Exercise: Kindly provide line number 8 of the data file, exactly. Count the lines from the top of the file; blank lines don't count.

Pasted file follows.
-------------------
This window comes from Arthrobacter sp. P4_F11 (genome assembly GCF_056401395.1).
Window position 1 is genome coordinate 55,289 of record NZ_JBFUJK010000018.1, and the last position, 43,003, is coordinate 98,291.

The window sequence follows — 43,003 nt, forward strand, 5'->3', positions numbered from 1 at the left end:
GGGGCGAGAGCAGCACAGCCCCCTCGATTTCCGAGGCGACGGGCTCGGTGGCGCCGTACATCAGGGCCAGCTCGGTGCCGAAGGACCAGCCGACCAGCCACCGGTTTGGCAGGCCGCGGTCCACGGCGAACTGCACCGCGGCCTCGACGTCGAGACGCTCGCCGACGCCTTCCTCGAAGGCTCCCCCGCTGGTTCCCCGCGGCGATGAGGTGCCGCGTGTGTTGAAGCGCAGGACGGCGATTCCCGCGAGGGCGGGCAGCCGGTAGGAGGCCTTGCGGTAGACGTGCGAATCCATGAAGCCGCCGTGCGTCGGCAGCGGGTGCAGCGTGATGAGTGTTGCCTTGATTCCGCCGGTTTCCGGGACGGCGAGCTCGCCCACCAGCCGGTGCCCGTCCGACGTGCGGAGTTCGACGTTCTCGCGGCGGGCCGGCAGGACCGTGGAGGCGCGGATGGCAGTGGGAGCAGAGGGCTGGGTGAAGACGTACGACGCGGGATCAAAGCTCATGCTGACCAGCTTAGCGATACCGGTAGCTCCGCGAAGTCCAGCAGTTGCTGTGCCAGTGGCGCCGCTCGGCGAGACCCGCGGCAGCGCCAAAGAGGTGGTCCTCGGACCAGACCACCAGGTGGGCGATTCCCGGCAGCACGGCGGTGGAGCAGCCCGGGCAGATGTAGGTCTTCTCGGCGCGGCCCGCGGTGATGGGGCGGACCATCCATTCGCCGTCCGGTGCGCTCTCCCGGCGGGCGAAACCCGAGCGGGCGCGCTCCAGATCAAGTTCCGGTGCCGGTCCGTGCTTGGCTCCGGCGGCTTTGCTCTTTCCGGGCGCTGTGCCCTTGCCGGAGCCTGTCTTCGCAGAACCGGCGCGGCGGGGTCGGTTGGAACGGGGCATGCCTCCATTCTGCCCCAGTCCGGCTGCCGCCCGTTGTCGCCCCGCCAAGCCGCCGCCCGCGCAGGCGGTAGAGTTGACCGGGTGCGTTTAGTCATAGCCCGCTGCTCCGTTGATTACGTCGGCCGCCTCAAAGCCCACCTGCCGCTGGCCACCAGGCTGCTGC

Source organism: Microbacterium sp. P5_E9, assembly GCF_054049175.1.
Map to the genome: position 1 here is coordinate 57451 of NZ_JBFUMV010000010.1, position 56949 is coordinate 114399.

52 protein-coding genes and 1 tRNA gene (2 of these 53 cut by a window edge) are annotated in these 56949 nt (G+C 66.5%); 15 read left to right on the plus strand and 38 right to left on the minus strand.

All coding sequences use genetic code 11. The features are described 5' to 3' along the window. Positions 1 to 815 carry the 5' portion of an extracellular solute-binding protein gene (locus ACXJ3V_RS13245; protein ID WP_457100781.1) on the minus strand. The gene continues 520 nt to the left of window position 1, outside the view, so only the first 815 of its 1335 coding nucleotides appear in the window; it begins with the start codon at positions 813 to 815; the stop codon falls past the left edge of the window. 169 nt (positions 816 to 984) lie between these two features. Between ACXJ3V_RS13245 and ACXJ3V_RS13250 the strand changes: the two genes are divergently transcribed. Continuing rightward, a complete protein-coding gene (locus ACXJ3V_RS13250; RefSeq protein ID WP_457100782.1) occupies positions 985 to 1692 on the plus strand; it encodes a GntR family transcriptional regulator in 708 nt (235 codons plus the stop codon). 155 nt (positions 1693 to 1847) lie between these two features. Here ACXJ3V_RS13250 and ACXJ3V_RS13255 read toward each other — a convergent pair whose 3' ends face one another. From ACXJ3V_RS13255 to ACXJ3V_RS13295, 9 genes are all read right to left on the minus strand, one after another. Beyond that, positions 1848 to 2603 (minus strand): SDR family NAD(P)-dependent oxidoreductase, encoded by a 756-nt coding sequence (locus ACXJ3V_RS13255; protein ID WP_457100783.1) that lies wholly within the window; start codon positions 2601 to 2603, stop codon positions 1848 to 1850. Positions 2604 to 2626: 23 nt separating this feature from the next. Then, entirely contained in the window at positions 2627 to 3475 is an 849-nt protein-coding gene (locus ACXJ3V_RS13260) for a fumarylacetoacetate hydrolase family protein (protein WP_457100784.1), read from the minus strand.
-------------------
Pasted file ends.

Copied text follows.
All coding sequences use genetic code 11. The features are described 5' to 3' along the window. Positions 1 to 815 carry the 5' portion of an extracellular solute-binding protein gene (locus ACXJ3V_RS13245; protein ID WP_457100781.1) on the minus strand. The gene continues 520 nt to the left of window position 1, outside the view, so only the first 815 of its 1335 coding nucleotides appear in the window; it begins with the start codon at positions 813 to 815; the stop codon falls past the left edge of the window. 169 nt (positions 816 to 984) lie between these two features. Between ACXJ3V_RS13245 and ACXJ3V_RS13250 the strand changes: the two genes are divergently transcribed. Continuing rightward, a complete protein-coding gene (locus ACXJ3V_RS13250; RefSeq protein ID WP_457100782.1) occupies positions 985 to 1692 on the plus strand; it encodes a GntR family transcriptional regulator in 708 nt (235 codons plus the stop codon). 155 nt (positions 1693 to 1847) lie between these two features. Here ACXJ3V_RS13250 and ACXJ3V_RS13255 read toward each other — a convergent pair whose 3' ends face one another. From ACXJ3V_RS13255 to ACXJ3V_RS13295, 9 genes are all read right to left on the minus strand, one after another. Beyond that, positions 1848 to 2603 (minus strand): SDR family NAD(P)-dependent oxidoreductase, encoded by a 756-nt coding sequence (locus ACXJ3V_RS13255; protein ID WP_457100783.1) that lies wholly within the window; start codon positions 2601 to 2603, stop codon positions 1848 to 1850. Positions 2604 to 2626: 23 nt separating this feature from the next. Then, entirely contained in the window at positions 2627 to 3475 is an 849-nt protein-coding gene (locus ACXJ3V_RS13260) for a fumarylacetoacetate hydrolase family protein (protein WP_457100784.1), read from the minus strand.